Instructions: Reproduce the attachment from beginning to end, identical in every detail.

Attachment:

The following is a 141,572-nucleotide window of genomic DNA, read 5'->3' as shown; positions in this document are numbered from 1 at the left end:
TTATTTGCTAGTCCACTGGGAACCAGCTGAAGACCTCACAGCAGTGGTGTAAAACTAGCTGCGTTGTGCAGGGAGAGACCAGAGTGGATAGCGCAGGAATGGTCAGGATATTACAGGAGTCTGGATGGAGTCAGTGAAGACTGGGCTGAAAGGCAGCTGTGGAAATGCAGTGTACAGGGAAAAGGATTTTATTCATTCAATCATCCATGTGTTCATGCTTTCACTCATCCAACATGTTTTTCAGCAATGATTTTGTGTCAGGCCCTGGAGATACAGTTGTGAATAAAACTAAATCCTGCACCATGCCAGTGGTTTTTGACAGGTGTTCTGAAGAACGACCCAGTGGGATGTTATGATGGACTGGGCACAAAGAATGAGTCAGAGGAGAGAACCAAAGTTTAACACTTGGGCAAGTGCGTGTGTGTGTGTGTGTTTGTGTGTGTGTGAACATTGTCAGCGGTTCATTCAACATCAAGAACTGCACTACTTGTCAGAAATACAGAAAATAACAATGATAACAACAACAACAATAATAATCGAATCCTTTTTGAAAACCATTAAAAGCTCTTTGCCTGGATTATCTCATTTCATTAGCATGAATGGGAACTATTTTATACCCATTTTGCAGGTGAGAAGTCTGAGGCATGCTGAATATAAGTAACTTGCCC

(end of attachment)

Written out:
The following is a 141,572-nucleotide window of genomic DNA, read 5'->3' as shown; positions in this document are numbered from 1 at the left end:
TTATTTGCTAGTCCACTGGGAACCAGCTGAAGACCTCACAGCAGTGGTGTAAAACTAGCTGCGTTGTGCAGGGAGAGACCAGAGTGGATAGCGCAGGAATGGTCAGGATATTACAGGAGTCTGGATGGAGTCAGTGAAGACTGGGCTGAAAGGCAGCTGTGGAAATGCAGTGTACAGGGAAAAGGATTTTATTCATTCAATCATCCATGTGTTCATGCTTTCACTCATCCAACATGTTTTTCAGCAATGATTTTGTGTCAGGCCCTGGAGATACAGTTGTGAATAAAACTAAATCCTGCACCATGCCAGTGGTTTTTGACAGGTGTTCTGAAGAACGACCCAGTGGGATGTTATGATGGACTGGGCACAAAGAATGAGTCAGAGGAGAGAACCAAAGTTTAACACTTGGGCAAGTGCGTGTGTGTGTGTGTGTTTGTGTGTGTGTGAACATTGTCAGCGGTTCATTCAACATCAAGAACTGCACTACTTGTCAGAAATACAGAAAATAACAATGATAACAACAACAACAATAATAATCGAATCCTTTTTGAAAACCATTAAAAGCTCTTTGCCTGGATTATCTCATTTCATTAGCATGAATGGGAACTATTTTATACCCATTTTGCAGGTGAGAAGTCTGAGGCATGCTGAATATAAGTAACTTGCCC